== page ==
While in use the transformers in the sub-stations give forth a continuous hum which depends for its tone on the number of alternations. This is an excellent indicator for the attendant, whose attention is instantly called to any change in the running conditions of the plant by the resulting change of tone. Its indications not only mark changes which are taking place and which can be detected on the voltmeter, but also give notice of coming changes before there is any other indication of them. It is thus possible to foretell a coming drop in voltage in time to use the regulator and thus keep the voltmeter needle perfectly still, though the voltmeter is a very sensitive instrument, and the regulator is often moved four or five notches. The hum often changes, however, without any corresponding movement of the voltmeter, but the sound is then somewhat different. At rare intervals the switchboard lights will suddenly change slightly in candlepower before any change is noticeable on the voltmeter.
It is noticeable that the needle will often stand for a time perfectly still on the centre, and, on a slight rise in the hum, will start gently rising, never more that three-quarters of an inch, and then as the tone gradually becomes lower, slowly fall back to the centre and stop without passing it. At other times the variation in hum is more sudden and the needle will rise and oscillate above the centre. Again, the needle will oscillate equally about the centre during a regular rise and fall of hum, its movement being apparently due to one impulse and not seeming to be modified by subsequent variations. There is no apparent change in candlepower of the lamps during the voltmeter changes noted. These notes were made while the plant was running at only 5,000 volts, but they were later confirmed when using 10,000 volts. During dry weather there is considerable intermittent oscillation of the voltmeter-needle without there being any change in load or any other apparent cause, while in wet weather, the needle remains perfectly still for many minutes at a time, often for as much as half and hour. A possible explanation of this oscillation may be found in the presence of static charges on the line, due to atmospheric electricity. That the line is often heavily charged from the air is shown by a number of observations. One afternoon a painful shock was obtained on touching the line at the canon end, drifting clouds and a strong wind being noticed in the valley. Again, while using the telephone a report was heard in it so sharp as to cause momentary deafness. Later, after a moderate wind had been blowing for some time, loud reports were noticed on the telephone at long intervals. As the wind became higher the reports came oftener and the intervals between the reports became shorter. It was evident that there was a discharge from the lines through the telephone (which was on a metallic circuit) and that it depended on the rate at which the wind blew. In order to get the strongest effect the two wires were connected in the usual way to the raising and lowering transformers, and one side of the telephone to ground, a sharp report was heard, and on maintaining the connection there was a sound as of steam escaping at a distance, with intermittent and very faint crackling. If the ground contact was made slowly there was a bright spark before the metals touched, and a loud report. If the fingers were interposed a smart shock was received. By making and breaking the ground connection rapidly, the line was prevented from accumulating a heavy charge, and no spark was visible, though a faint crack was heard. If a slight space was left between the telephone wire and the ground, a spark occurred at fairly regular intervals, and when the space was lessened the sparks became smaller and more frequent. When the wind lessened the sparks and reports became almost imperceptible, but on the wind becoming strong and blustery a large spark was again obtained. When one line wire was disconnected from the transformers at Pomona the effect obtained from grounding that wire was less owing to the reduction in capacity.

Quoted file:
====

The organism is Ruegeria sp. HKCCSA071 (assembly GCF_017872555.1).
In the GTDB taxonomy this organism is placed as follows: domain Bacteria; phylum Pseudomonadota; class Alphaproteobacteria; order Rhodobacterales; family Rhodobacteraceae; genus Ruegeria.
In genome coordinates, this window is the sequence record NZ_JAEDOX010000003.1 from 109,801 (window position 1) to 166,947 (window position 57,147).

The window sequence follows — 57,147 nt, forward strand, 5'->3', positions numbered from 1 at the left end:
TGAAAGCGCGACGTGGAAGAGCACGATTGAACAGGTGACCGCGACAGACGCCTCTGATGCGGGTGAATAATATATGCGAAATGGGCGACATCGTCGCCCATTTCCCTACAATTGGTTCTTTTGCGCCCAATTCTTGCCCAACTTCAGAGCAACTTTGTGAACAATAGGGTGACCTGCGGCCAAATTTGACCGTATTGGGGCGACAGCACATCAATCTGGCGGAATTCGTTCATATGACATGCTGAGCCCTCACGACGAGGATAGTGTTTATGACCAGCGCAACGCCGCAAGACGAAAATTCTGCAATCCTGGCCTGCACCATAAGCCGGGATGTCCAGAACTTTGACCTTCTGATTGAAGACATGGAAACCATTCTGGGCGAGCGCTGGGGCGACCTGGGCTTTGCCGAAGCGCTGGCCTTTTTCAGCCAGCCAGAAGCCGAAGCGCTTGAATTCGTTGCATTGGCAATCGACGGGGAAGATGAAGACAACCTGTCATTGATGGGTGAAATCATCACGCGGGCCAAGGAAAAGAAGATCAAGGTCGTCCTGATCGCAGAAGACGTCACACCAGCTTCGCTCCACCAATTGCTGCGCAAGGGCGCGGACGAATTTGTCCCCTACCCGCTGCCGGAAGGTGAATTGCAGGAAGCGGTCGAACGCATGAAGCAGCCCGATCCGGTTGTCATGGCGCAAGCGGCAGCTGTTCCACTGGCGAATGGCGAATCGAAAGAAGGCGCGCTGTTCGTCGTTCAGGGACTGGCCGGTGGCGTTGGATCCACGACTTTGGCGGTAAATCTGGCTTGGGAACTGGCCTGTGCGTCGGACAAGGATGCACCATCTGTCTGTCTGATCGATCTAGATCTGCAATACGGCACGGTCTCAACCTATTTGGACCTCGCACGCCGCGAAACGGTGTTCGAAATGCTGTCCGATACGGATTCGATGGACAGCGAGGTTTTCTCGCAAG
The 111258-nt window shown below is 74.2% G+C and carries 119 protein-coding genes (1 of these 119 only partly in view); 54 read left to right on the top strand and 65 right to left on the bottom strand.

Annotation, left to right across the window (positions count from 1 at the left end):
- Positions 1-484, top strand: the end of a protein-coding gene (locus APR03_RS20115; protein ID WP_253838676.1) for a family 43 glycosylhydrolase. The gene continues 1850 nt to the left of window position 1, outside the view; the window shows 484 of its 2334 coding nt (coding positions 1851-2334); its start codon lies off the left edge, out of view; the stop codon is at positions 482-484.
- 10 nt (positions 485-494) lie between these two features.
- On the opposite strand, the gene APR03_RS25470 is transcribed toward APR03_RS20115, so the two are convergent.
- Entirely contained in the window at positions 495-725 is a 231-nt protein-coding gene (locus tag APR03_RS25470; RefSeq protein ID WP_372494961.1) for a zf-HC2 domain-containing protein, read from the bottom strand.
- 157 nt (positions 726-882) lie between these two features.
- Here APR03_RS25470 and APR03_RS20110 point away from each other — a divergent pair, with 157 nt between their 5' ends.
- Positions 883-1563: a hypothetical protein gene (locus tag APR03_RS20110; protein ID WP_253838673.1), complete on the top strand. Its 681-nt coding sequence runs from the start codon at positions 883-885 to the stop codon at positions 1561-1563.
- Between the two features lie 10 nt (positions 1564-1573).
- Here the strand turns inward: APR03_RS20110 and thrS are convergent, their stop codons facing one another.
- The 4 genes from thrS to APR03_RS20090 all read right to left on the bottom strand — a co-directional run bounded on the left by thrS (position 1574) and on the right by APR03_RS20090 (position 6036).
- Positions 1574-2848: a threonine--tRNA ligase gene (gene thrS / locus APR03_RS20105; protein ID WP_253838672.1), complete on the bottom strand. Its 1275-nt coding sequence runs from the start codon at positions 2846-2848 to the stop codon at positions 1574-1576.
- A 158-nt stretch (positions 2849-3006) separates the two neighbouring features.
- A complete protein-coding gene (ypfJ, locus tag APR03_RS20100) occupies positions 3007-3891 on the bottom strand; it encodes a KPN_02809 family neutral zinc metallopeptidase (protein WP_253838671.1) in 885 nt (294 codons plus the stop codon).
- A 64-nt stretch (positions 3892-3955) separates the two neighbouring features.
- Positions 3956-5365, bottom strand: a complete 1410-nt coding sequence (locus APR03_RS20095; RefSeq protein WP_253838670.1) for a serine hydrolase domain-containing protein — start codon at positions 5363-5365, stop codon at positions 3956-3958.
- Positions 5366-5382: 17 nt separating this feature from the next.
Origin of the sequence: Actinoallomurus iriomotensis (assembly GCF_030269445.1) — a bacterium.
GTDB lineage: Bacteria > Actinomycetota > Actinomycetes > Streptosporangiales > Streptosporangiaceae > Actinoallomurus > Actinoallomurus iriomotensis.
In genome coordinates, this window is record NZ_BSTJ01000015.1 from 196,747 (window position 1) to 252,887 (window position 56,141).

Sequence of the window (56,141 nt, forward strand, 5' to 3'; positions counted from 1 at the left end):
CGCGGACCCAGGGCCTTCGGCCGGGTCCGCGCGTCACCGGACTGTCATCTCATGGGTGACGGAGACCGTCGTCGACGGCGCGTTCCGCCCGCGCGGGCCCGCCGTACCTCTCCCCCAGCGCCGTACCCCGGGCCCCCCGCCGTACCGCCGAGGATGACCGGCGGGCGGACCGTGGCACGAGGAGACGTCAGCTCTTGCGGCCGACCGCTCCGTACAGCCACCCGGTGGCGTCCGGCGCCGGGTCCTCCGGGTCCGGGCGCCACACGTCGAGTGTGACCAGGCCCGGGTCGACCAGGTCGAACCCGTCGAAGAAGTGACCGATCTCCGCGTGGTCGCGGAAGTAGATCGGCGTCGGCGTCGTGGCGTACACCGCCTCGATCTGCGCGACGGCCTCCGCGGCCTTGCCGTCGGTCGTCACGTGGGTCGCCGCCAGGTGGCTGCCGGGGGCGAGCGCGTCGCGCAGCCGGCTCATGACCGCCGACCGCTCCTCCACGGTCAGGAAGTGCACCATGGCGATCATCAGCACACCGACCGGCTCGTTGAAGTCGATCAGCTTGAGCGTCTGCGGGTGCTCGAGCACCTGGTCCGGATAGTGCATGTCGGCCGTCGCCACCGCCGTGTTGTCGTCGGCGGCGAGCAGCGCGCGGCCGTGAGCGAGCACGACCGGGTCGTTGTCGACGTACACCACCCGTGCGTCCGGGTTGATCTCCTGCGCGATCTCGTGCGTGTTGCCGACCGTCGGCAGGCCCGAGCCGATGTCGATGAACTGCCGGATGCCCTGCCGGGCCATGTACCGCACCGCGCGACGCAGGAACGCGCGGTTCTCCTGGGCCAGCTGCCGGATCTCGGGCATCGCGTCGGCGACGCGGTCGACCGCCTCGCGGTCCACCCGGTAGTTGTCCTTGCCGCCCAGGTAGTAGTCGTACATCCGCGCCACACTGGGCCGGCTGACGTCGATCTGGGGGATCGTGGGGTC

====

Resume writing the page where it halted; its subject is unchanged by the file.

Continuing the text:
These observations, which were made on the Pomona circuit during hot, dry and cloudless weather, show conclusively that the lines were heavily charged by the action of the wind. The wind no doubt blows electrified air and dust against the wires, the later thereby accumulating a static charge with a rapidity which we have seen depended on the speed of the wind.